Pain medicine involves the study of pain, as well as the various preventive and treatment options. Certain conditions are associated with more pain, such as postoperative pain, pain related to malignancy, and neuropathic pain. The evaluation of pain syndromes involves interpretation of the medical history, review of laboratory tests, imaging scans, and electro-diagnostic studies, as well as interviewing the patient.
The pain management specialist serves as a consultant to other doctors, but remains the main treating physician who provides various levels of care. Pain management involves prescribing medication, direct procedural treatment, counseling patients and families, as well as coordinating care with other healthcare professionals. This doctor works in many settings and treats an entire range of painful conditions.
According to experts, there are two types of pain: acute and chronic. Acute pain occurs due to some type of injury, disease, or treatment intervention. This causes activation of nerve receptors at the area of local tissue injury. Acute pain resolves after the underlying mechanism heals. Chronic pain, however, extends beyond the normal healing time. The International Association for the Study of Pain (IASP) defines chronic pain as an unpleasant experience influence by many affective, cognitive, and environmental factors. Other types of pain include:
Cancer pain – This is any discomfort associated with disease progression and treatment from radiotherapy, chemotherapy, and/or surgery.
Recurrent pain – This is episodic, intermittent pain, which occurs along with pain-free intervals. Examples of conditions that are associated with this type of pain include migraine headaches, trigeminal neuralgia, and sickle cell disease.
Interventional pain management involves pinpointing the source of the patient’s pain and offering direct and real treatment for that issue. The intervention is a procedure that targets the nerves to block nociception. Treatment options include:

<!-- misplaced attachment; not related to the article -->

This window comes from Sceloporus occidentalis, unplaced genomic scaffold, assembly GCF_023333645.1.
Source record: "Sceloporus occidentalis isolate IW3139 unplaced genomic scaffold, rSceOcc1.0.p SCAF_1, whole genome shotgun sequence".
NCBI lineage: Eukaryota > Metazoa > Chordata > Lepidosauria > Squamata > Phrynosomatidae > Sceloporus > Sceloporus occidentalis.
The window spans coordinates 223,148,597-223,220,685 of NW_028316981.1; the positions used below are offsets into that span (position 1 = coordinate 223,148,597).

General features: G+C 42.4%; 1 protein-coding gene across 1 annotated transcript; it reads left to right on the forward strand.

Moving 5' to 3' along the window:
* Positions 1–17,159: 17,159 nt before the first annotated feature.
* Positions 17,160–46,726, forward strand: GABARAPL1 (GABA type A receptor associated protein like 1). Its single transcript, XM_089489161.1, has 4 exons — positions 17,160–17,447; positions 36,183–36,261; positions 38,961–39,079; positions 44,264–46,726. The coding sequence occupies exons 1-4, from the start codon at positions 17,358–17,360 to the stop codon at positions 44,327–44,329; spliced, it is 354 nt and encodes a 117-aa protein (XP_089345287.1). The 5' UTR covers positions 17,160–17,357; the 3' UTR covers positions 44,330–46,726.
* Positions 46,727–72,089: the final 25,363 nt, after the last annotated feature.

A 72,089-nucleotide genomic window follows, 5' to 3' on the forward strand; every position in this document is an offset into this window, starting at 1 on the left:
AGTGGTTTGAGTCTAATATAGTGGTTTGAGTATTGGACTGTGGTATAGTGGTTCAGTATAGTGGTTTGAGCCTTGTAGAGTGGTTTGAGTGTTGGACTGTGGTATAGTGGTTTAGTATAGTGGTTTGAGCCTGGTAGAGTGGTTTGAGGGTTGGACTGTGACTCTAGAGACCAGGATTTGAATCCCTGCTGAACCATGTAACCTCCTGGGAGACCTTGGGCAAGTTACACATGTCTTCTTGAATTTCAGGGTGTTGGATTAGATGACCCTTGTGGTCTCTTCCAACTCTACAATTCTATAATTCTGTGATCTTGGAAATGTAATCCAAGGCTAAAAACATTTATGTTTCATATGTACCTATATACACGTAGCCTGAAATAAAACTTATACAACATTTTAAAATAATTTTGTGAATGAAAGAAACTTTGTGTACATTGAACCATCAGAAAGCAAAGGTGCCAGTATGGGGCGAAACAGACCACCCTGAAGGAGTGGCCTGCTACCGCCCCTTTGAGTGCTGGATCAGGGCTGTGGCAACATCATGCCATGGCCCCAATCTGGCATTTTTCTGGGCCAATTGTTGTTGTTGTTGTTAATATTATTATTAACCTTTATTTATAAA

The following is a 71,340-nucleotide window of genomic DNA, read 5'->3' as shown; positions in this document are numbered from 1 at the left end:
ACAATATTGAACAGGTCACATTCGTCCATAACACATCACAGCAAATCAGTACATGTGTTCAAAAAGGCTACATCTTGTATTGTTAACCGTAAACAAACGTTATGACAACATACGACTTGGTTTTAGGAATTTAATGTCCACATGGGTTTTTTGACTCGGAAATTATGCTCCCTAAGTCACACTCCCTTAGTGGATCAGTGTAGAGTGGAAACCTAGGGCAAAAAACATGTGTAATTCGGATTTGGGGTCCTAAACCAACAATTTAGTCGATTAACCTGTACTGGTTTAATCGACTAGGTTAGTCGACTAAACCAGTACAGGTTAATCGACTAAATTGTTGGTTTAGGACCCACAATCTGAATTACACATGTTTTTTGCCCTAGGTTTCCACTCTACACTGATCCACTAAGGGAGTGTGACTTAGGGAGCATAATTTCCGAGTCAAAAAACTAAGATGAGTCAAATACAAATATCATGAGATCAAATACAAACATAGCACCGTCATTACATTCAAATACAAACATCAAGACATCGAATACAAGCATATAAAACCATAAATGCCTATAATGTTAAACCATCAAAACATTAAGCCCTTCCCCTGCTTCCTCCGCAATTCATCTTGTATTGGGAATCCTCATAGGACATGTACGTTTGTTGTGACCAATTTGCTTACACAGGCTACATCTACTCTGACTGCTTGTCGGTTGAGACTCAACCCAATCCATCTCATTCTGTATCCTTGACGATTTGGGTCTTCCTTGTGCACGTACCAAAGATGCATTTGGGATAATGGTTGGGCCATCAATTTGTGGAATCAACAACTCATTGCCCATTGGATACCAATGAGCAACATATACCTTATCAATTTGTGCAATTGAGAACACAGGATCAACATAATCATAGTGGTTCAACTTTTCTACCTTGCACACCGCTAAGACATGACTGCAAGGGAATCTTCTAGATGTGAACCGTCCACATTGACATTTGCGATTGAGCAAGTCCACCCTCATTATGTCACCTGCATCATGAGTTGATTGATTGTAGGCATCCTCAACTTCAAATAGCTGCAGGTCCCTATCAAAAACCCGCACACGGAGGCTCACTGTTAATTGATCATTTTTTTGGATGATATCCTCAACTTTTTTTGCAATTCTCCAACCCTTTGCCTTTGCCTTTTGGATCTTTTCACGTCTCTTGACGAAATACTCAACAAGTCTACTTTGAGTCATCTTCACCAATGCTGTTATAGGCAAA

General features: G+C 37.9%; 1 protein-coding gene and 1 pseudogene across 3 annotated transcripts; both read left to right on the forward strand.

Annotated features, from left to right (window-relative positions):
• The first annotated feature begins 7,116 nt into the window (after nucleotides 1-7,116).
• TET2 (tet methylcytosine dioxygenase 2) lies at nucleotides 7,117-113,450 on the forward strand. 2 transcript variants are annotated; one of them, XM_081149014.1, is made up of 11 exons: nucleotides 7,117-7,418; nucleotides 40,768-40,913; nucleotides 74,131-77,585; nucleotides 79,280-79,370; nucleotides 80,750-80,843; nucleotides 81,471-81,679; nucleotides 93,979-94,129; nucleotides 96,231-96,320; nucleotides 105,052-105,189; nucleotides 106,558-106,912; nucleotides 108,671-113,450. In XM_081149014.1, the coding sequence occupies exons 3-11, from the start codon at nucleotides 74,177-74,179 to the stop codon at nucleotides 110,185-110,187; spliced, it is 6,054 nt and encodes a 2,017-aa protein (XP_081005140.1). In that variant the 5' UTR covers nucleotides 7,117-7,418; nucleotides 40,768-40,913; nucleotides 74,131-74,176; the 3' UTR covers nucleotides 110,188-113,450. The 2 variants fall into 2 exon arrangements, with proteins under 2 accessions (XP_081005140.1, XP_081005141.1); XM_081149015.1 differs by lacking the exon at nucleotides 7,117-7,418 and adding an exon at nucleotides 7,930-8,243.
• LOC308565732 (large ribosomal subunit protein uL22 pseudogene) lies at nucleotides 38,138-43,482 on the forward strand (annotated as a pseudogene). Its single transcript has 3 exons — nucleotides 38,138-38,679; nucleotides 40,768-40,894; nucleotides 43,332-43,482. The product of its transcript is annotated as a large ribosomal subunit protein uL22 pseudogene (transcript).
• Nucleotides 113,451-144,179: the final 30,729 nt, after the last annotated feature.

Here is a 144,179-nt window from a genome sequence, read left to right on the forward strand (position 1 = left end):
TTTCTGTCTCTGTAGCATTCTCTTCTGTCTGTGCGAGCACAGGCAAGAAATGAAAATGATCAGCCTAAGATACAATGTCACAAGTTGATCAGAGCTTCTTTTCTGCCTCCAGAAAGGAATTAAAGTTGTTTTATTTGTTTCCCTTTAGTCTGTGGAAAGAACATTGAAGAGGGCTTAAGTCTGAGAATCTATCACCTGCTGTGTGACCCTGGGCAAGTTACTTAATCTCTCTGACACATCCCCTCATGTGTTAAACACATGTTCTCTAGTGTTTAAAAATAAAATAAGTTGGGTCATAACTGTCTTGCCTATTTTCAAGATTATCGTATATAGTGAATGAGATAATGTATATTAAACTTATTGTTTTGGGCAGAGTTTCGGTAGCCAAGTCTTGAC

Epidural steroid injection (ESI) – This procedure involves the use of a corticosteroid and long-acting anesthetic, which are injected into the epidural space for pain relief.
Facet joint injection (FJI) – Usually given in a series of three, these injections are used to alleviate the pain associated with spinal arthritis and facet joint syndrome.
Intrathecal pump implant – This involves surgical implantation of a small unit to deliver pain medication directly into the central nervous system.
Vertebroplasty/kyphoplasty – These procedures are done to relieve pain in people diagnosed with vertebral compression fractures, which are related to cancer, osteoporosis, and/or trauma.
Medial branch block – This involves injecting a long-acting anesthetic and/or a neurolytic agent onto a specific spinal nerve root. This blocks pain signal transmission and alleviate discomfort.
Radiofrequency ablation – Also called a rhizotomy, this procedure involves the use of heated electrodes applied to specific spinal nerves. Once the nerves are destroyed, this procedure offers long-term pain relief.
Spinal cord stimulation (SCS) – This involves implantation of a special device that uses electrical impulses to block transmission of pain signals to the brain.
Intradiscal injection – Used to treat chronic forms of discogenic back pain, the intradiscal injection involves instilling a special solution, corticosteroid, or stem cells into a damaged or injured disc.
Joint injection – Used to treat arthritis, this involves injection of a corticosteroid, long-acting anesthetic, and/or synthetic synovial fluid into the joint.
Discogram – This test allows the doctor to look inside the disc(s) to evaluate if or not they are the source of pain. With this procedure, the doctor uses contrast dye injected into the disc, which is examined using CT scans or x-rays.
Myelogram – The doctor can inject radio-opaque dye into the spinal canal, and then, use x-ray views to see the big picture. This test is used to diagnose spinal abnormalities.
Selective Nerve Blocks – Arizona pain doctors sometimes inject around suspected nerve roots that may be “chemically” inflamed to see if relief can be obtained. This works well when there is no obvious compression such as from a herniated disc.
Medial branch block – not only is this a great therapeutic treatment, it also works well diagnostically to tell the Phoenix pain doctor if the spinal joint is the source of the pain.
Plexus/Sympathetic blocks – whether it’s a stellate, sympathetic, celiac or hypogastric block, they all can give excellent diagnostic information regarding the source of an individual’s pain.